Bristol Bay residents provide input to EPA

Top decision-makers involved in the ongoing U.S. Environmental Protection Agency (EPA) Bristol Bay watershed assessment took an informative boat ride along the Nushagak River early this month after coming north to meet with community members in Newhalen, Ekwok, Koliganek, New Stuyahok, and Dillingham. In each village, EPA representatives met with community members-and got a little taste of local life.

The group, which included EPA Administrator Lisa Jackson’s senior policy advisor as well as representatives from EPA’s Seattle based Region 10, had traveled to gather input for their assessment of whether large development projects will have unacceptable impacts on fish populations of the Kvichak and Nushagak river drainage-and ultimately, on the salmon fisheries of Bristol Bay. Assessment lead manager Richard Parkin explained the group was interested in answers to questions such as “If [the Bristol Bay watershed] is an extraordinary resource, what is it that makes it so?”

Responses from the communities ranged from comments about EPA’s use of traditional ecological knowledge (TEK), to stories of the just-starting fish-run, details on what subsistence foods residents eat, and an invite to see a local smokehouse. Recurring themes included the community’s dependence on subsistence, the expense of having food items shipped in versus depending on local resources (gas is now $6.75/gallon locally), and the importance of clean water to maintaining this lifestyle.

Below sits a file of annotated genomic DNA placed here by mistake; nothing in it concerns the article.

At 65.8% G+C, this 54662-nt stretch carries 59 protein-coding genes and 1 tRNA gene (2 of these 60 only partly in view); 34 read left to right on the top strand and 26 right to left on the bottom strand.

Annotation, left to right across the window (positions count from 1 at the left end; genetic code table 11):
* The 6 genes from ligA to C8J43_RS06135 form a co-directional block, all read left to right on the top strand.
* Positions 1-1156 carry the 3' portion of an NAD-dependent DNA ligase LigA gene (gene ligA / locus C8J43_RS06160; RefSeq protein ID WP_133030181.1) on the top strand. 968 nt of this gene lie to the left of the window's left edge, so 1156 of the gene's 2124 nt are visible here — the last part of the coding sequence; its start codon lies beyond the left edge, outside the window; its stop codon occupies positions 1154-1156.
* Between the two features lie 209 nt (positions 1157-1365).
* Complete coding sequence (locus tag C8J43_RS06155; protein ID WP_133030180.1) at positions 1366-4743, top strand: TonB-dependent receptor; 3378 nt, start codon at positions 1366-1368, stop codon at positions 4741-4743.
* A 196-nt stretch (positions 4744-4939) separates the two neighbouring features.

Another question from the EPA representatives was why some communities and tribal entities had asked EPA to use the 404c process to limit or prevent discharge from the Pebble project. The group expects to have a decision on whether to take that or another action “by next summer,” Parkin said.

Also in attendance was BBNC President Jason Metrokin, who delivered BBNC’s message that the science bears out that Pebble mine and the fishery cannot coexist. He shared copies of the June issue of the Pebble Watch newsletter. While thanking EPA for its sensitivity in reaching out to the Tribes, he also informed the group that BBNC is also recognized by some federal agencies as a Tribal entity, and as a landowner would welcome the same level of involvement in this process.

The EPA, in conjunction with Alaska Department of Natural Resources, also conducted mining information sessions in Newhalen and Dillingham, covering the topics of Mining Fundamentals, Environmental Concerns & Issues, Agencies & Regulatory Process, and How Tribes Can Be Involved. These presentations are available at EPA’s Bristol Bay web site.

Pebble Watch team members attended both community visits and mining information sessions. An overview will appear in the next issue of the Pebble Watch newsletter.